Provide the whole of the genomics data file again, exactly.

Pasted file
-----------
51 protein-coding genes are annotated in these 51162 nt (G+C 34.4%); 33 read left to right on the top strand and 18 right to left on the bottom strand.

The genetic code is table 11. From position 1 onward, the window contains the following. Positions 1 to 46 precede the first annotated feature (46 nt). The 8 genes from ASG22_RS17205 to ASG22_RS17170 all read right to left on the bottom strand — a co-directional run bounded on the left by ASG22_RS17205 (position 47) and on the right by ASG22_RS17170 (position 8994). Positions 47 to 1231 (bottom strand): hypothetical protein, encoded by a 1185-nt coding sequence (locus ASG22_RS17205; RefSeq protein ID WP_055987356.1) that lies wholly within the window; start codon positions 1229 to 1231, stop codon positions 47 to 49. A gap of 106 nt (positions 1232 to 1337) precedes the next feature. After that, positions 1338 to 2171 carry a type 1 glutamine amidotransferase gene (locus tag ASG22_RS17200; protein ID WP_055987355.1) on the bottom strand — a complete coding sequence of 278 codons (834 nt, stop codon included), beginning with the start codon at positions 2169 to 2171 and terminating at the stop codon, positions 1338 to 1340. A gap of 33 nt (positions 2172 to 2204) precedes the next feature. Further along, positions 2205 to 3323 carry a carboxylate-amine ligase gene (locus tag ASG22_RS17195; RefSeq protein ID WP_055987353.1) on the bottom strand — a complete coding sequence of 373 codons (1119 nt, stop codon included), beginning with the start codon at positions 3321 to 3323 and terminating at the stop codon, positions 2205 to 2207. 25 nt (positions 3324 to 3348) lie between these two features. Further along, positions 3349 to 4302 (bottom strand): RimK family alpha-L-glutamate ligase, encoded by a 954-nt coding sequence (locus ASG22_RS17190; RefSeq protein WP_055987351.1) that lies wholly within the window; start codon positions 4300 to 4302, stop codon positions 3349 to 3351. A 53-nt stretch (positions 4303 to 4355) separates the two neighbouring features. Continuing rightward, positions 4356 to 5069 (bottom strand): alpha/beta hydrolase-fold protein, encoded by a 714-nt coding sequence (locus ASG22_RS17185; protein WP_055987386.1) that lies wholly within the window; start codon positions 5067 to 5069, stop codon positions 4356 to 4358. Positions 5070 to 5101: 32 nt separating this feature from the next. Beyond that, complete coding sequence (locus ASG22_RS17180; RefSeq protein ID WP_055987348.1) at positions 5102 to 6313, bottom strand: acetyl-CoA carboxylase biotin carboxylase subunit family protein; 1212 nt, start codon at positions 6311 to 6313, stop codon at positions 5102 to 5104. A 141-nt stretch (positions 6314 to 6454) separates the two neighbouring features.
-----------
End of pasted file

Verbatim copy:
51 protein-coding genes are annotated in these 51162 nt (G+C 34.4%); 33 read left to right on the top strand and 18 right to left on the bottom strand.

The genetic code is table 11. From position 1 onward, the window contains the following. Positions 1 to 46 precede the first annotated feature (46 nt). The 8 genes from ASG22_RS17205 to ASG22_RS17170 all read right to left on the bottom strand — a co-directional run bounded on the left by ASG22_RS17205 (position 47) and on the right by ASG22_RS17170 (position 8994). Positions 47 to 1231 (bottom strand): hypothetical protein, encoded by a 1185-nt coding sequence (locus ASG22_RS17205; RefSeq protein ID WP_055987356.1) that lies wholly within the window; start codon positions 1229 to 1231, stop codon positions 47 to 49. A gap of 106 nt (positions 1232 to 1337) precedes the next feature. After that, positions 1338 to 2171 carry a type 1 glutamine amidotransferase gene (locus tag ASG22_RS17200; protein ID WP_055987355.1) on the bottom strand — a complete coding sequence of 278 codons (834 nt, stop codon included), beginning with the start codon at positions 2169 to 2171 and terminating at the stop codon, positions 1338 to 1340. A gap of 33 nt (positions 2172 to 2204) precedes the next feature. Further along, positions 2205 to 3323 carry a carboxylate-amine ligase gene (locus tag ASG22_RS17195; RefSeq protein ID WP_055987353.1) on the bottom strand — a complete coding sequence of 373 codons (1119 nt, stop codon included), beginning with the start codon at positions 3321 to 3323 and terminating at the stop codon, positions 2205 to 2207. 25 nt (positions 3324 to 3348) lie between these two features. Further along, positions 3349 to 4302 (bottom strand): RimK family alpha-L-glutamate ligase, encoded by a 954-nt coding sequence (locus ASG22_RS17190; RefSeq protein WP_055987351.1) that lies wholly within the window; start codon positions 4300 to 4302, stop codon positions 3349 to 3351. A 53-nt stretch (positions 4303 to 4355) separates the two neighbouring features. Continuing rightward, positions 4356 to 5069 (bottom strand): alpha/beta hydrolase-fold protein, encoded by a 714-nt coding sequence (locus ASG22_RS17185; protein WP_055987386.1) that lies wholly within the window; start codon positions 5067 to 5069, stop codon positions 4356 to 4358. Positions 5070 to 5101: 32 nt separating this feature from the next. Beyond that, complete coding sequence (locus ASG22_RS17180; RefSeq protein ID WP_055987348.1) at positions 5102 to 6313, bottom strand: acetyl-CoA carboxylase biotin carboxylase subunit family protein; 1212 nt, start codon at positions 6311 to 6313, stop codon at positions 5102 to 5104. A 141-nt stretch (positions 6314 to 6454) separates the two neighbouring features.